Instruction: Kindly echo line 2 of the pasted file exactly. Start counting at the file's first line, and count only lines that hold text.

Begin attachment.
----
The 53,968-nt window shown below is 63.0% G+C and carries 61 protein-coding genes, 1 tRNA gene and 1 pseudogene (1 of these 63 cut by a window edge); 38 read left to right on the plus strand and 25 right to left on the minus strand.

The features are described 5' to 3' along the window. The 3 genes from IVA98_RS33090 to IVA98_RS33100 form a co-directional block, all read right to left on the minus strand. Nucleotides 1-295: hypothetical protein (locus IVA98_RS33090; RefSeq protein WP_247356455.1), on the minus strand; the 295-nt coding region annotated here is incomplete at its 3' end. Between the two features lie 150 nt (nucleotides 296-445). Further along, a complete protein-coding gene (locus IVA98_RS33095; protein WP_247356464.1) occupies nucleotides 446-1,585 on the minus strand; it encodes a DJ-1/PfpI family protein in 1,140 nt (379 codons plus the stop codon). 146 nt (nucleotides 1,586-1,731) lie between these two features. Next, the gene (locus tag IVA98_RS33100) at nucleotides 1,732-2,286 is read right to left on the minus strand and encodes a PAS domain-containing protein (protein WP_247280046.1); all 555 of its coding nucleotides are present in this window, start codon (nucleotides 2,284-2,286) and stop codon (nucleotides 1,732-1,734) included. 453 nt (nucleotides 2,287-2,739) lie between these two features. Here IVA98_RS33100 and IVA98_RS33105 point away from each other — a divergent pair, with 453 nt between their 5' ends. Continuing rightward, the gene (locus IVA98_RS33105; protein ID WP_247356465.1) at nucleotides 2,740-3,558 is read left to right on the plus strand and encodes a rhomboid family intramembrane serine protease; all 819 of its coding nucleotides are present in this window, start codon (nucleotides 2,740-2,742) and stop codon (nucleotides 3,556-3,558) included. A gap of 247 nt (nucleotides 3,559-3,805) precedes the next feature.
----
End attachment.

The features are described 5' to 3' along the window. The 3 genes from IVA98_RS33090 to IVA98_RS33100 form a co-directional block, all read right to left on the minus strand. Nucleotides 1-295: hypothetical protein (locus IVA98_RS33090; RefSeq protein WP_247356455.1), on the minus strand; the 295-nt coding region annotated here is incomplete at its 3' end. Between the two features lie 150 nt (nucleotides 296-445). Further along, a complete protein-coding gene (locus IVA98_RS33095; protein WP_247356464.1) occupies nucleotides 446-1,585 on the minus strand; it encodes a DJ-1/PfpI family protein in 1,140 nt (379 codons plus the stop codon). 146 nt (nucleotides 1,586-1,731) lie between these two features. Next, the gene (locus tag IVA98_RS33100) at nucleotides 1,732-2,286 is read right to left on the minus strand and encodes a PAS domain-containing protein (protein WP_247280046.1); all 555 of its coding nucleotides are present in this window, start codon (nucleotides 2,284-2,286) and stop codon (nucleotides 1,732-1,734) included. 453 nt (nucleotides 2,287-2,739) lie between these two features. Here IVA98_RS33100 and IVA98_RS33105 point away from each other — a divergent pair, with 453 nt between their 5' ends. Continuing rightward, the gene (locus IVA98_RS33105; protein ID WP_247356465.1) at nucleotides 2,740-3,558 is read left to right on the plus strand and encodes a rhomboid family intramembrane serine protease; all 819 of its coding nucleotides are present in this window, start codon (nucleotides 2,740-2,742) and stop codon (nucleotides 3,556-3,558) included. A gap of 247 nt (nucleotides 3,559-3,805) precedes the next feature.